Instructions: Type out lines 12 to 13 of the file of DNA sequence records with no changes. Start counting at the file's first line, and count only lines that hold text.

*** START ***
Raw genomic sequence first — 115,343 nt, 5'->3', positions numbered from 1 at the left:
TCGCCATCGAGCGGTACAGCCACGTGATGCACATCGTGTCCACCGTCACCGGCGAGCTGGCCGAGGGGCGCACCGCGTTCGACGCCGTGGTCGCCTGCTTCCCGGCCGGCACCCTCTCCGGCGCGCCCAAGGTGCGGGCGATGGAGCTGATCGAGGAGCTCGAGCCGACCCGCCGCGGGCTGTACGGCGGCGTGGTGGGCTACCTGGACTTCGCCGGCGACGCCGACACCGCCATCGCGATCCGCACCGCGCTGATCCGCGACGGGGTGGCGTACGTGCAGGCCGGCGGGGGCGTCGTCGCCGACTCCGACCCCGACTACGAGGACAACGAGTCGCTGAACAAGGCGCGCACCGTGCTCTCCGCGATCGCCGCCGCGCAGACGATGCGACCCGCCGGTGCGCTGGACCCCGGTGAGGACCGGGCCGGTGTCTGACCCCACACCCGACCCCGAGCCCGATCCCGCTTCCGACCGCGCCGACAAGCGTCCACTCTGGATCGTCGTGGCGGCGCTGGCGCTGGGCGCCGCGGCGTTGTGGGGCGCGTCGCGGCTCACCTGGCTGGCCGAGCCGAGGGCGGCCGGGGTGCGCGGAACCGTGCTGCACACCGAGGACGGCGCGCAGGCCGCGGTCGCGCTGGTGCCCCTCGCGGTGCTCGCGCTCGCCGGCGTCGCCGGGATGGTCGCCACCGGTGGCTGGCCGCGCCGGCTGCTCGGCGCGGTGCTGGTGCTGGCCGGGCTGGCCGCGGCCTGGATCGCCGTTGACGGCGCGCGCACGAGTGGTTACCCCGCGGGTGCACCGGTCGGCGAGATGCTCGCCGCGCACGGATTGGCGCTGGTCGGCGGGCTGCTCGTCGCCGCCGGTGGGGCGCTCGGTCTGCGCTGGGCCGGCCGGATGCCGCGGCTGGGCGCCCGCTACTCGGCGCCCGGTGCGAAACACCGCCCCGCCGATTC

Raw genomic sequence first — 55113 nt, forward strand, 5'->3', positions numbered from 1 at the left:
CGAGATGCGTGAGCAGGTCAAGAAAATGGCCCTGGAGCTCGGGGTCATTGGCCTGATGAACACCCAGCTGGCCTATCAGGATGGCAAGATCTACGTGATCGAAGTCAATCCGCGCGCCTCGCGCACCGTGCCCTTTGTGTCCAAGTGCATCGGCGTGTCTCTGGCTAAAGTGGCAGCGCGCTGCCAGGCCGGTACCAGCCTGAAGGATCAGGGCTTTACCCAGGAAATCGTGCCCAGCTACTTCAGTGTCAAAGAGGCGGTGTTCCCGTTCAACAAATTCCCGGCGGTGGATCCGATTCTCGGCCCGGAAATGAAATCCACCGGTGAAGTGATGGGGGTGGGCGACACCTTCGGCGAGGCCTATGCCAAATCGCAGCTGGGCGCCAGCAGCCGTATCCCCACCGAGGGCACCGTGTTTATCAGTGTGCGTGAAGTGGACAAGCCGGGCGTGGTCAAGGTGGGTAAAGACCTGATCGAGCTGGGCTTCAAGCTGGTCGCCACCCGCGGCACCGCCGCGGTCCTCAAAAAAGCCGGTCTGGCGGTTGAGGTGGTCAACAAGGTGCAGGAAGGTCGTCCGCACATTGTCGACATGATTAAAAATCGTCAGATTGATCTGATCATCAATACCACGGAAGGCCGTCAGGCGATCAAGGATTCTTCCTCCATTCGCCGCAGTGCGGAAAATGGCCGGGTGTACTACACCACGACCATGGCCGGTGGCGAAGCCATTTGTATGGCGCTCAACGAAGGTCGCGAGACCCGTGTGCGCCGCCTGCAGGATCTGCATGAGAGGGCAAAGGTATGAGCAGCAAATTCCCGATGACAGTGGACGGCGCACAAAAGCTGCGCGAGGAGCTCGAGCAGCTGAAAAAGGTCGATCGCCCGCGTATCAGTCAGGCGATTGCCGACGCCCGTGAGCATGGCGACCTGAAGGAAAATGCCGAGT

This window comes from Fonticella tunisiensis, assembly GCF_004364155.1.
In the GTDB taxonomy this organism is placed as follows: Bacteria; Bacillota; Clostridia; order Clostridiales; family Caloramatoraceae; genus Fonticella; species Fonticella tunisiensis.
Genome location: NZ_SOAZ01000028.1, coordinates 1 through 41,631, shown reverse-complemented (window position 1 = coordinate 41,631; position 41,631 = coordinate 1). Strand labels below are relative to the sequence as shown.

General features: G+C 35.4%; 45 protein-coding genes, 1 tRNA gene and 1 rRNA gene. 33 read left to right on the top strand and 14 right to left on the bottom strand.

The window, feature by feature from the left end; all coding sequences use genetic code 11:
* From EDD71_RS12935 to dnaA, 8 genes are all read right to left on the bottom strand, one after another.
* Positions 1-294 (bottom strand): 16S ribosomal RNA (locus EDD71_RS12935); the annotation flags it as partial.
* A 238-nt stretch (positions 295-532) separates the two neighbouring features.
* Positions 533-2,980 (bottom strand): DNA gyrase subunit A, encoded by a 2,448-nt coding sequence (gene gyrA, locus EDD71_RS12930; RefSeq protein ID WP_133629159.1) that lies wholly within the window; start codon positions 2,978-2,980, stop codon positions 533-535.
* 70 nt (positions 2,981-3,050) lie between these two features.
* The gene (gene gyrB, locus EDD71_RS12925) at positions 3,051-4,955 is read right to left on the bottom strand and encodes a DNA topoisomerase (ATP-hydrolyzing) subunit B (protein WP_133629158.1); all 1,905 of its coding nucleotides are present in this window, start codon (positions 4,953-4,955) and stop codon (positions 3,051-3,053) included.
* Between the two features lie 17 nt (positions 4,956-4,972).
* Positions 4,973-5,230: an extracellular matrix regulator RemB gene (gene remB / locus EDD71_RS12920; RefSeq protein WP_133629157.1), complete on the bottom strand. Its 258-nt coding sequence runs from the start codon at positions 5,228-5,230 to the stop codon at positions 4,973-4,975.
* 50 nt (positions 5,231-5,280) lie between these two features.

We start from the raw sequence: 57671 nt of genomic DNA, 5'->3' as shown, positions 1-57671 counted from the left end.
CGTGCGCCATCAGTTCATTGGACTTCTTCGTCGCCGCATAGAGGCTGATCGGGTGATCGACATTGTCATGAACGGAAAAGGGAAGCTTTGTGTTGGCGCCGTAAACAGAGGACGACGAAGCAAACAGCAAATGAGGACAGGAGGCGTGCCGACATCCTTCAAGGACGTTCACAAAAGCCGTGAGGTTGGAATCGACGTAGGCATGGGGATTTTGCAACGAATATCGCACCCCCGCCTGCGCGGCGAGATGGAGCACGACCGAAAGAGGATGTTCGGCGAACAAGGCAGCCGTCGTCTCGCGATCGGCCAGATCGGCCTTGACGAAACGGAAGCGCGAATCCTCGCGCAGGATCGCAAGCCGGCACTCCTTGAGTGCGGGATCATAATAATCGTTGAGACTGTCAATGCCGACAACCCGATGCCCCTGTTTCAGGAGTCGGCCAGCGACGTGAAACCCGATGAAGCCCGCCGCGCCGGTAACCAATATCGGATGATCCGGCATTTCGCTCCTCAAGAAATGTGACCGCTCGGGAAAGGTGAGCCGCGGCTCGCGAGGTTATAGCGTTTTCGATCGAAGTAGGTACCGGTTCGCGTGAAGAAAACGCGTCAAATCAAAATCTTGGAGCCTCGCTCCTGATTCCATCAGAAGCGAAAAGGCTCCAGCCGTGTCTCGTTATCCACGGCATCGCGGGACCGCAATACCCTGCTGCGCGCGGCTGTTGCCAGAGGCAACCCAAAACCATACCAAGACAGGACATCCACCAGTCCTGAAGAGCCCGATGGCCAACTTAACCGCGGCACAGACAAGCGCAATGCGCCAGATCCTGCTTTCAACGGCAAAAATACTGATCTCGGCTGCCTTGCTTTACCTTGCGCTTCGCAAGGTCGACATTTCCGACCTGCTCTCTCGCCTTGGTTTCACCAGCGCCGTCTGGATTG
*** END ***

* A 238-nt stretch (positions 295-532) separates the two neighbouring features.
* Positions 533-2,980 (bottom strand): DNA gyrase subunit A, encoded by a 2,448-nt coding sequence (gene gyrA, locus EDD71_RS12930; RefSeq protein ID WP_133629159.1) that lies wholly within the window; start codon positions 2,978-2,980, stop codon positions 533-535.